Laparoscopy versus Conventional Laparotomy for the Management of Tubal Ectopic Pregnancy— A Randomized Controlled Trial

Shahanara Chowdhury, Afroza Ferdous, Akbar Husain Bhuiyan, Alak Nandy


Objective: To assess the efficacy and surgical morbidity associated with laparoscopic management of tubal ectopic pregnancy (EP) compared to that of open laparotomy.

Study design: A randomized, prospective clinical trial was conducted at a private clinic setting, over a period between February 2007 and December 2012.

Methods: A total of 166 women were admitted for suspected EP. Out of them 149 patients who had confirmed tubal EPs were subjected to different management options (conservative/medical/surgical). The diagnosis was based on the patient’s history, gynecological examination, ultrasound findings (transvaginal and or transabdominal), and serum [beta human chorionic gonadotrophin (β-hCG)] estimation. Based on inclusion criteria (only haemodynamically stable patients), a total of 85 patients were enrolled for the study. All the enrolled patients were managed surgically and randomly allocated to either laparoscopy group (n = 43) or laparotomy group (n = 42) by lottery method. Data regarding patient’s demographics, clinical presentation, diagnostic modalities, and treatment outcomes of two surgical techniques (laparoscopy or laparotomy) were recorded for every patient in a pre-designed data capture form. Statistical analysis was done by using SPSS version-15.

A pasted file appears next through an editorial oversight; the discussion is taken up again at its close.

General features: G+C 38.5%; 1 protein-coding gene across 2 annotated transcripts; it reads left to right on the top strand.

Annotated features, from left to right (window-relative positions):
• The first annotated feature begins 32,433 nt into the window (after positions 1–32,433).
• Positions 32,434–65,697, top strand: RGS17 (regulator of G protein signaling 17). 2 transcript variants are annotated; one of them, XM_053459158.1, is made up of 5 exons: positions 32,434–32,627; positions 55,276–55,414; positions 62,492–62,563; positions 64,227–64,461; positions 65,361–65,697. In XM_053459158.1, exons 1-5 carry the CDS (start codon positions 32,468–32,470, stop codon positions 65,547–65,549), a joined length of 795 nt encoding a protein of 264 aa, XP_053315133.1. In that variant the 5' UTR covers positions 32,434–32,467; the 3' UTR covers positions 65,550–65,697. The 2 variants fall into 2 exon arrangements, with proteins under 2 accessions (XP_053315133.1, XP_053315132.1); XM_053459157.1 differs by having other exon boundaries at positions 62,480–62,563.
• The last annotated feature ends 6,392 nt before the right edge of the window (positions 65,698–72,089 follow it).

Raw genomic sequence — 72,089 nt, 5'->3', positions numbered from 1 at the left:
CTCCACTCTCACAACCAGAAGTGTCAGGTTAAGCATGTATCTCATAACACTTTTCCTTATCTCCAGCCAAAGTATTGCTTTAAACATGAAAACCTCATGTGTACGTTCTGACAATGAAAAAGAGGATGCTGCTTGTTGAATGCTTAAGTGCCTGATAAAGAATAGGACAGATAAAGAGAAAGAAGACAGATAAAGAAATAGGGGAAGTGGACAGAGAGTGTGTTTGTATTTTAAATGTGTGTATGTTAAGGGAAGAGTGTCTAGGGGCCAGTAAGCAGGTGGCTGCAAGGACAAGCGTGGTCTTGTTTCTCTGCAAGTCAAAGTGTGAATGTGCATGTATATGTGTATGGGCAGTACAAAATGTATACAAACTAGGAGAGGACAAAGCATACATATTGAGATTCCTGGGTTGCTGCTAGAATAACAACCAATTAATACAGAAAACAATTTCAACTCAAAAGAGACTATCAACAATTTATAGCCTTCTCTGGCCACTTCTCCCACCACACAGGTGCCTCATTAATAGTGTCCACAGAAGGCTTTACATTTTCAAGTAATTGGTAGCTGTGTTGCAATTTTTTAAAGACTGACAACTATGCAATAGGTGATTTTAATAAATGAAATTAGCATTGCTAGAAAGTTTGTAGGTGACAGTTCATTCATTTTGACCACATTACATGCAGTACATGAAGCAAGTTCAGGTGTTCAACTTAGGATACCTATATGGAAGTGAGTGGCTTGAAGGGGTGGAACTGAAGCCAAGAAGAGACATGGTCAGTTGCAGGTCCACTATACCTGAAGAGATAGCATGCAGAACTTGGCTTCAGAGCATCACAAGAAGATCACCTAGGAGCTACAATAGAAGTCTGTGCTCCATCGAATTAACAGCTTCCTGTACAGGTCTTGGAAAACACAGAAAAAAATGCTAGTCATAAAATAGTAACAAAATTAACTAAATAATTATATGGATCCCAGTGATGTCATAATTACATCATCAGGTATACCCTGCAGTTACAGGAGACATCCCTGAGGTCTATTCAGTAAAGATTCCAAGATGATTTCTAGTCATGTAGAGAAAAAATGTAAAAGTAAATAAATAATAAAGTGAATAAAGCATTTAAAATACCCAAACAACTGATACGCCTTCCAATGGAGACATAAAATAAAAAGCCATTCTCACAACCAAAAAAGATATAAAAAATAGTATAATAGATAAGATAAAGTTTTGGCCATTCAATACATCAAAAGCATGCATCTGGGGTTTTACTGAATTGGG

Results: No significant differences were found between the two study groups regarding age, parity, gestational age, size & location of the ectopic gestation, the mean pre-operative β-hCG level, history of previous surgeries, pelvic inflammatory disease, or endometriosis. Total operation time (entry to peritoneal cavity up to exit) needed in the laparoscopic group was less compared to that of laparotomy group (73.2 ± 26.8 min vs. 84.5 ± 34.3 min), which was not statistically significant (p > 0.001). The laparoscopic approach was associated with a reduction in intra-operative blood loss (subjective), need for post-operative analgesia (odds ratio 0.08, 95% CI, 0.04–0.43) and other post-operative morbidity (odds ratio 0.29, 95% CI, 0.18–0.55). The length of hospital stay following laparoscopic management was significantly less (p < 0.001) than that of laparotomy group (2.7 ± 0.6 vs. 3.2 ± 1.1 days).

Conclusion: Laparoscopic management of EP offers major benefits in terms of less operating time, fewer analgesics, early recovery, and significantly shorter hospital stay within maximum safety and efficacy.


Bangladesh Journal of Endosurgery Vol.1(2) May 2013: 35-38


Ectopic pregnancy (EP); Laparoscopy; Laparotomy; Beta human chorionic gonadotrophin (β-hCG)

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